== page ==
The appellant also contends in this case, that it should be reversed because of the refusal of the court, in connection with the alleged conduct of the State's counsel, which he supplemented by the affidavits of newly discovered evidence, to grant him a new trial. To support his contention, the appellant presents the affidavit of one Garner, the father of defendant, to the effect, that before the trial of the case, and while defendant was getting up his evidence, he interviewed one Feagin, employed as counsel to represent the State, with reference to a knife alleged to have been used by deceased in the difficulty, and to have been found in his hand after his death, to ascertain whether or not the State would make any contention with reference to the ownership by deceased of said knife and his possession of it during the difficulty; and that said Feagin informed him that he had seen Mrs. Blackburn, the wife of deceased, and she stated that it was the knife of her husband, and that the State would not question the fact as to the possession of said knife by the deceased at the time of the difficulty. Appellant says, he rested upon said assurance, and made no further effort to get testimony with reference to the possession of the knife by defendant. On the trial of the case, of the three or four witnesses who saw the difficulty, all of them, with perhaps one exception, testified to seeing the deceased with the knife during the difficulty; that when he got up from the table, where they were playing cards, he drew his knife, and without any provocation on the part of defendant, told him he would cut his God damned throat. Appellant himself testified, that deceased cut at him with the knife before he got out of the room, and cut his coat and vest across his breast, and these places were seen by other witnesses shortly after the difficulty, and were found to be cut. When the State put Mrs. Blackburn on the stand, she testified to facts strongly indicating that the deceased did not have his knife during the difficulty. She testified: "My husband did not have any knife when he left home on the morning of the 26th of December. He borrowed my son's knife a while before he left. He used it, and then returned the knife to my son." There was also testimony offered by the State suggestive, from the way in which the knife was found in deceased's open hand, that it may have been placed there by some one after his death, and the suggestion was further made, that this might have been done by the defendant, as testimony was adduced showing that he went back into the room and staid a few moments, after he had struck the fatal blow, when no one else was there. In connection with his motion for a new trial of the case, defendant presented the affidavits of three witnesses, to the effect, that the deceased did have his knife on the day he was killed. The affidavit of one witness shows, that he met the deceased as he came to the town of Detroit, where he was killed, and that he took his knife out of his pocket, and used it in opening a bottle of whisky. Another witness testifies, that sometime during the day, and near the saloon where he was killed, he saw him with his knife, whittling. Still another testifies, that a very short time before the difficulty he saw the deceased in the saloon with his knife open, whittling. Defendant shows by his affidavit, that after his assurance before the trial that the possession by deceased of his knife would not be put in issue, he made no effort to discover this testimony, but, after his conviction, he immediately set about to ascertain whether or not he could show by other witnesses than those present during the difficulty that deceased had his knife on that day, with the result of finding the evidence as above stated.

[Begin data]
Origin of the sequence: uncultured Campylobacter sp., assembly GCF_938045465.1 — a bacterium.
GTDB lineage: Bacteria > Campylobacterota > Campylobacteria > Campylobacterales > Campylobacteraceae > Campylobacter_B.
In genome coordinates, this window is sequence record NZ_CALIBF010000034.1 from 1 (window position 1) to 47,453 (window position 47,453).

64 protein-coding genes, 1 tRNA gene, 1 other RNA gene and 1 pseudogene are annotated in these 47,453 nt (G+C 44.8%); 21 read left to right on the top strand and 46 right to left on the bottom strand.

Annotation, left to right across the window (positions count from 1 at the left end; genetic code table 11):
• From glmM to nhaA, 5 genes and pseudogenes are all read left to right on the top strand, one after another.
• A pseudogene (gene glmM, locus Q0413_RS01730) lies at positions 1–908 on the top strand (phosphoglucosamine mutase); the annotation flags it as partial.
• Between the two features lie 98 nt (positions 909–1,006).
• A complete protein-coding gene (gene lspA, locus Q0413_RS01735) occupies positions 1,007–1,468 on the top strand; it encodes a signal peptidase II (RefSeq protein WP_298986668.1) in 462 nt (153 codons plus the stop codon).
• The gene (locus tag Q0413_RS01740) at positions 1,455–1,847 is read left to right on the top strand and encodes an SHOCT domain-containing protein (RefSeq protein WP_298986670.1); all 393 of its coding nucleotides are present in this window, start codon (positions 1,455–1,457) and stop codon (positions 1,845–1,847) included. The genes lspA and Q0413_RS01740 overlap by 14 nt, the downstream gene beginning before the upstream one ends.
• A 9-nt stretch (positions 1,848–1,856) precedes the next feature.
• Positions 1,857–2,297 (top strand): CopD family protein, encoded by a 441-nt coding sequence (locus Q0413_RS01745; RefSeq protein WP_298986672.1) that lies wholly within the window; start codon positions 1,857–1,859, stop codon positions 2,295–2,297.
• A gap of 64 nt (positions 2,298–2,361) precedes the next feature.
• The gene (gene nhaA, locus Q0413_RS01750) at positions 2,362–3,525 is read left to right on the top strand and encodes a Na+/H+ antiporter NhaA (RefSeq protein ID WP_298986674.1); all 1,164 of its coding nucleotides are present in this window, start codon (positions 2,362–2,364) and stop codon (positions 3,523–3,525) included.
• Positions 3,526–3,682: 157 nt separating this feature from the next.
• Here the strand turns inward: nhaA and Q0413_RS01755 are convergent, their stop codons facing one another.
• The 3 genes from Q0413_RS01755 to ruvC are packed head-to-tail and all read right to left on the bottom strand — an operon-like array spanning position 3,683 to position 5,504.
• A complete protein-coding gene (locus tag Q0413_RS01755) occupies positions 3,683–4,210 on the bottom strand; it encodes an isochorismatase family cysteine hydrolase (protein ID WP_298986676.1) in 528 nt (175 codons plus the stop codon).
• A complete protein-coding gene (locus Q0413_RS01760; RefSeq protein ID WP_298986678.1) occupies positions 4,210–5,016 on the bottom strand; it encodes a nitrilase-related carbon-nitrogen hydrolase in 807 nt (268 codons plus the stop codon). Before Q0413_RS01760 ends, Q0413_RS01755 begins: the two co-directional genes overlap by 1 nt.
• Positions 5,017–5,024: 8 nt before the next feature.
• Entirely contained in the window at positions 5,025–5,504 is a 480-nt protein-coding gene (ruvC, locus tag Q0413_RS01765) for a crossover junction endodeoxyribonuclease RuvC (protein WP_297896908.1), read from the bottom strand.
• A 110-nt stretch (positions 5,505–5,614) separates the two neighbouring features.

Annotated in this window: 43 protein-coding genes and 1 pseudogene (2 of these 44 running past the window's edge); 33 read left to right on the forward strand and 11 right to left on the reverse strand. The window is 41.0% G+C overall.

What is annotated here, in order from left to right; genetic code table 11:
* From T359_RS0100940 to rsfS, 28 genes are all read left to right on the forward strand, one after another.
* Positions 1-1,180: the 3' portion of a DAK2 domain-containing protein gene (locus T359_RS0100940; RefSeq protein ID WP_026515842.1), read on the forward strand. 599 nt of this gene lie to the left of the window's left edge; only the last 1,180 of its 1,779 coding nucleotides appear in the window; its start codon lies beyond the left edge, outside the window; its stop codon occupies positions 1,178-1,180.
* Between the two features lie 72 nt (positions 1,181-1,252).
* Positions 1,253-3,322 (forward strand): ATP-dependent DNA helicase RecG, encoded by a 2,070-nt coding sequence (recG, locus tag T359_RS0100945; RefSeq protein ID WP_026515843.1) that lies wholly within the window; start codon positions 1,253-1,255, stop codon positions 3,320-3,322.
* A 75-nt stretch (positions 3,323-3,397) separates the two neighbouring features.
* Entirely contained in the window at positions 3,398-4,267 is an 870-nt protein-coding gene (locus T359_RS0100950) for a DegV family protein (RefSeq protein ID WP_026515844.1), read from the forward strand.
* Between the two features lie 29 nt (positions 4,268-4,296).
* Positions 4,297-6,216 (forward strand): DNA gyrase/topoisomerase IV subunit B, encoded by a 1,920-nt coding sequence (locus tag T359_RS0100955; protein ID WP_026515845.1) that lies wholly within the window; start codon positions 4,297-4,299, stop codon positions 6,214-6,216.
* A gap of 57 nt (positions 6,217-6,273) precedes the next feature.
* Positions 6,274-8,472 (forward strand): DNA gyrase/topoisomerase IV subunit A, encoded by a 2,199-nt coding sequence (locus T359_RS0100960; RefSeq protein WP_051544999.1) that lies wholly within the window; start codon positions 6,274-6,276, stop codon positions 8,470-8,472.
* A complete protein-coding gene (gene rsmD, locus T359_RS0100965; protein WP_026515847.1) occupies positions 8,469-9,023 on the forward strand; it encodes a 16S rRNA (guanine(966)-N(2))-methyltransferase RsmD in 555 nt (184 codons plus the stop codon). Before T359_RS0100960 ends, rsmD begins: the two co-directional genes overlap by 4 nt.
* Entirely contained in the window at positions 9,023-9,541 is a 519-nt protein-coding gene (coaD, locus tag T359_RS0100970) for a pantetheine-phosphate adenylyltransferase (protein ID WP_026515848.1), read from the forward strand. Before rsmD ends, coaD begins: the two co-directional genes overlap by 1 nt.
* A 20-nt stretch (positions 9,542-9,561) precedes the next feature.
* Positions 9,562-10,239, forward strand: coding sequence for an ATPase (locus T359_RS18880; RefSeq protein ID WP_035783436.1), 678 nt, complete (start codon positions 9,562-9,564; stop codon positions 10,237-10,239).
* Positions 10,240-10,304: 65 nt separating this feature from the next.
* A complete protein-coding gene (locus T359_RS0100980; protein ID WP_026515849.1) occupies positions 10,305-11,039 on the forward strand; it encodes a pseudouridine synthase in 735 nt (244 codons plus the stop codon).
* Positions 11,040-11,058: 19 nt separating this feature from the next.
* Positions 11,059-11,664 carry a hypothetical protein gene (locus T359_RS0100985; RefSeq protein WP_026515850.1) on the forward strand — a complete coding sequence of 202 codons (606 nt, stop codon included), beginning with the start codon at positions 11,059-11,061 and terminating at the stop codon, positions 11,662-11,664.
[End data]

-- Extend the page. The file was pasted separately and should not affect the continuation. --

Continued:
It is not to be gainsaid that on the trial of this case, on the crucial question as to the nature and character of the assault made on defendant by deceased, this additional testimony would have been important. If the jury believed that the deceased assaulted the defendant with only his hands and fists, they might have believed the defendant, in killing deceased in resistance of such an assault, guilty of manslaughter; whereas, if they believed that the assault was being made by deceased on defendant with a deadly weapon, that he was authorized to slay him in self-defense. The question thus presents itself whether the appellant, in connection with this matter, acted with that degree of diligence which the law requires. It appears that Mrs. Blackburn was the first witness placed on the stand by the State, and it was developed in her testimony that the deceased did not have his knife on the day of the difficulty, and the defendant was then put upon notice that, whatever the agreement between Feagin (representing the State) with the father of defendant, the State did not propose to abide by such understanding. That the defendant recognized the situation is evidenced by the fact that the appellant's counsel asked the witness Mrs. Blackburn if she did not tell Feagin, when he carried the knife to her which he had procured from the coroner, that same was her husband's knife, and the one he had when he left home. She denied this, stating that Feagin did not show her any knife, and did not ask her anything about it. When the defendant was thus apprised that the State was making an issue as to the possession by deceased of said knife, it was the duty of appellant to immediately move the court to permit him to withdraw his announcement and postpone or continue the case in order to enable him to procure further testimony to rebut this evidence. The record shows that Mr. Feagin was sick at the time, and so his testimony could not then be produced in impeachment of the witness Mrs. Blackburn. The defendant made no motion to postpone or continue the cause, but seems to have speculated on the result and proceeded with the trial, possibly believing that he had sufficient testimony as to the possession by deceased of the knife at the time of the difficulty. This the law will not permit him to do; and, moreover, the newly discovered testimony would be but cumulative of the evidence produced before the jury on this question. McAdams v. The State, 24 Texas Crim. App., 86.
The judgment is affirmed.
Judges all present and concurring.